CMS has released an updated version of the Advanced Beneficiary Form (ABN) form which includes a newly incorporated expiration date on the form as well as language informing beneficiaries of their rights to CMS nondiscrimination practices and how to request the ABN in an alternative format if needed. The effective date for use of the new ABN form is 6/21/2017. A copy of the new form in both English and Spanish as well as instructions for completing the ABN can be downloaded here.
The roll-out of the new form gives us an opportunity to review the appropriate utilization of ABNs. I still encounter therapists who are unaware or unsure of when to issue an ABN and, as a result, use them inappropriately. First, therapists are required to issue an ABN to Medicare beneficiaries prior to providing therapy services that are “not medically reasonable and necessary regardless of the therapy cap”. The ABN informs the patient why Medicare may not or will not pay for a specific item or service and allows the patient to choose whether or not to receive the item or service and accept financial responsibility. Issuance of an ABN allows the provider to charge the beneficiary if Medicare doesn’t pay. If the ABN isn’t issued when it is required and Medicare doesn’t pay the claim, the provider will be liable for the charges.
A voluntary ABN may be provided as a courtesy to the Medicare beneficiary when the therapist provides a service that Medicare never covers, such as a service that fails to meet the definition of a Medicare benefit or a service that is explicitly indicated as a non-covered service. Medicare has stated that there is no requirement for providers to alert beneficiaries to financial liability prior to providing a service that is never covered. Providers may, however, issue an ABN as an optional notice to alert the beneficiary to liability.
Keep in mind that if the therapist is appending a KX modifier to services provided above the Medicare therapy cap, he/she is informing Medicare that the patient qualifies for an exception and that he/she expects services to be reimbursed due to the skilled nature of those services and the need for continued care. In those instances, an ABN would not be needed as the KX and the ABN would contradict each other. It is very important not to issue “blanket” ABNs, i.e. do not have all patients who have met the cap or the $3,700 threshold sign an ABN just to cover yourself in the event that Medicare doesn’t pay for the services. It is up to the clinician to determine whether or not additional care is medically necessary and to document accordingly to support that need. Furthermore, the decision to continue therapy should not hinge on where the patient is in regard to his or her therapy cap. Continuation of care should be based on the necessity of skilled therapy services in order for the patient to progress toward his or her long term goals. If the therapist feels that additional care is not warranted or cannot be justified in the documentation, then the patient should be discharged to a home exercise program, progressed to an after-care program, or referred back to his or her physician. If the patient wants to receive care (at ANY point, not just above the cap or threshold) and the therapist does not feel he/she can justify medical necessity for continued skilled intervention, then the patient should be offered an ABN including an explanation of why additional care will, most likely, not be covered. The financial responsibility would then shift to the patient if he or she signed the ABN.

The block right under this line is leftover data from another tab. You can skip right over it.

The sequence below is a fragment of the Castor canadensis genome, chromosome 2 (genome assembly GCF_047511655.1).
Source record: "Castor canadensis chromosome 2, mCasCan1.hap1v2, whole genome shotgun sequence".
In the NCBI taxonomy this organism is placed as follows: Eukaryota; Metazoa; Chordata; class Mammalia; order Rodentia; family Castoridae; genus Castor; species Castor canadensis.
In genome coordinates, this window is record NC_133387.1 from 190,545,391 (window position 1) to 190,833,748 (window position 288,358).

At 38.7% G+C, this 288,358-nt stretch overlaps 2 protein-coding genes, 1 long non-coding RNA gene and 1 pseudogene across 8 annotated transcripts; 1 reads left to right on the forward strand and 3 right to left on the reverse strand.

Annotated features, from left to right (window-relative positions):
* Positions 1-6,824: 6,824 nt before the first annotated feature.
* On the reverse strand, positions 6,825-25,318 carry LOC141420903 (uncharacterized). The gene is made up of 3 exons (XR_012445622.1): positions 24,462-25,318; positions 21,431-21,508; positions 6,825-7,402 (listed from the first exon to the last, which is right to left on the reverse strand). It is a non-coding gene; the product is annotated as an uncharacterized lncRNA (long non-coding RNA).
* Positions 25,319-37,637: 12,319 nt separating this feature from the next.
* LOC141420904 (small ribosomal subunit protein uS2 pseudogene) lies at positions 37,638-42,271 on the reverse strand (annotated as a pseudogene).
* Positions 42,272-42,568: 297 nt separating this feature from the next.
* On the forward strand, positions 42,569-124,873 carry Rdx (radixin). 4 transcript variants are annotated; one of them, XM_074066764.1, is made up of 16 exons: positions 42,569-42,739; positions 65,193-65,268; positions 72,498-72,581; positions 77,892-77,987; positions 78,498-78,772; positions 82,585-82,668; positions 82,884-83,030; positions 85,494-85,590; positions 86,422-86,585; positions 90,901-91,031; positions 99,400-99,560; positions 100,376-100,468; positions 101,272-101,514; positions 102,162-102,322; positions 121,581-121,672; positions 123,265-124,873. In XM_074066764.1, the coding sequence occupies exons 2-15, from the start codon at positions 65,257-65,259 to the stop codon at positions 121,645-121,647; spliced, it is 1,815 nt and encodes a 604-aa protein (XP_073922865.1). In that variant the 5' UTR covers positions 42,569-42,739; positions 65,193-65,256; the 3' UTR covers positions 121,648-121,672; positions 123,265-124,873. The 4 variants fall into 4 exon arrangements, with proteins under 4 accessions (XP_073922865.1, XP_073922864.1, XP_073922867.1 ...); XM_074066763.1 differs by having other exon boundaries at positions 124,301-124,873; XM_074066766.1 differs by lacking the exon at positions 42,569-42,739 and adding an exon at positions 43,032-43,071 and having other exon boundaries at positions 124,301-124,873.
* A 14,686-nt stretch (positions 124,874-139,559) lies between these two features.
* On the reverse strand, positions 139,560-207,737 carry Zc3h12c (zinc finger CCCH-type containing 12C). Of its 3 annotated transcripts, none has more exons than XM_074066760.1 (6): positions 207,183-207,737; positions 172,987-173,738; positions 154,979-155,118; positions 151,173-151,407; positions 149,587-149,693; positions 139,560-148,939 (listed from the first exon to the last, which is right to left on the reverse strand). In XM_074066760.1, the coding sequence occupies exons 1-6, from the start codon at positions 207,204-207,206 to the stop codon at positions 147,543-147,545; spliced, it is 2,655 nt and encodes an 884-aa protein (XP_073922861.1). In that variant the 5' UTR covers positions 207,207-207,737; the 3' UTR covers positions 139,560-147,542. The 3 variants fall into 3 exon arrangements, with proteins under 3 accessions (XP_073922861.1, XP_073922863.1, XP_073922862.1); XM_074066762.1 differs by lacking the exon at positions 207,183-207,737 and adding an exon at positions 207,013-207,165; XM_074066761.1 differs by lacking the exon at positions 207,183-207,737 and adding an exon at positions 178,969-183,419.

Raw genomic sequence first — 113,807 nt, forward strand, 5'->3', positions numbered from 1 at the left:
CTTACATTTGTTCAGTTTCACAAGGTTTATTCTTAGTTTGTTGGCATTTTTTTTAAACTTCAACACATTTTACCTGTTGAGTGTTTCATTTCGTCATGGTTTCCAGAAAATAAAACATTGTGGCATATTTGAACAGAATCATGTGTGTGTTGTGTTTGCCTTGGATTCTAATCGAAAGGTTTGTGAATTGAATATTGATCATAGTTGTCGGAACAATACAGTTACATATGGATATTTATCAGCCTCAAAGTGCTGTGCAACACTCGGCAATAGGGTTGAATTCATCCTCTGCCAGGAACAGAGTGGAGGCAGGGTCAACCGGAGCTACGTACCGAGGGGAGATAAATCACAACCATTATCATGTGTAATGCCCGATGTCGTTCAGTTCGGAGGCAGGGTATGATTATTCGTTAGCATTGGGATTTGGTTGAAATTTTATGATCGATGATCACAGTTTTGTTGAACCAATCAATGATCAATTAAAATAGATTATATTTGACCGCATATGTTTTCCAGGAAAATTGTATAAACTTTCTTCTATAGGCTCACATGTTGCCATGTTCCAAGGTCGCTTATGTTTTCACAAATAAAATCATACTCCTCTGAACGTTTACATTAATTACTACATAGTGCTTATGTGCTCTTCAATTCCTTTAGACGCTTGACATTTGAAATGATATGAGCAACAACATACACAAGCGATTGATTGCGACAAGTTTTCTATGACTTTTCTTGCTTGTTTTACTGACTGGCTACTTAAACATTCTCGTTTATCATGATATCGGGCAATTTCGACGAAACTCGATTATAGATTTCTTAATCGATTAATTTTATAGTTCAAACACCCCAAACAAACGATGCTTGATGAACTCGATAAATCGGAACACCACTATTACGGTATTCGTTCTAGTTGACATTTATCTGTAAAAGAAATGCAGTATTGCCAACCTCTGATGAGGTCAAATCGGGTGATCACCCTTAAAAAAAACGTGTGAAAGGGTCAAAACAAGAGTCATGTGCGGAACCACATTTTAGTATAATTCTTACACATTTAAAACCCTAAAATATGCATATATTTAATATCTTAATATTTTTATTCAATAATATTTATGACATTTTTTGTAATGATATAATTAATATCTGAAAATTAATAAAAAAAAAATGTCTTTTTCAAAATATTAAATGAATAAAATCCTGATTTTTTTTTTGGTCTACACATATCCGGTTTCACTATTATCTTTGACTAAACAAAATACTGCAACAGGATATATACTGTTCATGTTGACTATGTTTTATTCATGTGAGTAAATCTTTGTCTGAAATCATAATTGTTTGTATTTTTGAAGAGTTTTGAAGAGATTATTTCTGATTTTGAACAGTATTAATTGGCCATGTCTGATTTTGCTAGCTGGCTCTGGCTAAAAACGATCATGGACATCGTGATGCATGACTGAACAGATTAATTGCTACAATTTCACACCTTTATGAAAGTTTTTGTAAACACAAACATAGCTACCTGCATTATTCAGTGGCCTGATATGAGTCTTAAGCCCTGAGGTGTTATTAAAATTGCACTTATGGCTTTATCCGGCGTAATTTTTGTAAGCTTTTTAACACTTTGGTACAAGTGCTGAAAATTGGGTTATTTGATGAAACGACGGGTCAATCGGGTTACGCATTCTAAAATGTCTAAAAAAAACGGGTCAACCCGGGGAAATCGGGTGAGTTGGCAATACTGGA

It is important to make sure your staff (and your patients) understand when and how ABNs are to be used. If you have any questions, please don’t hesitate to contact us or leave a comment below.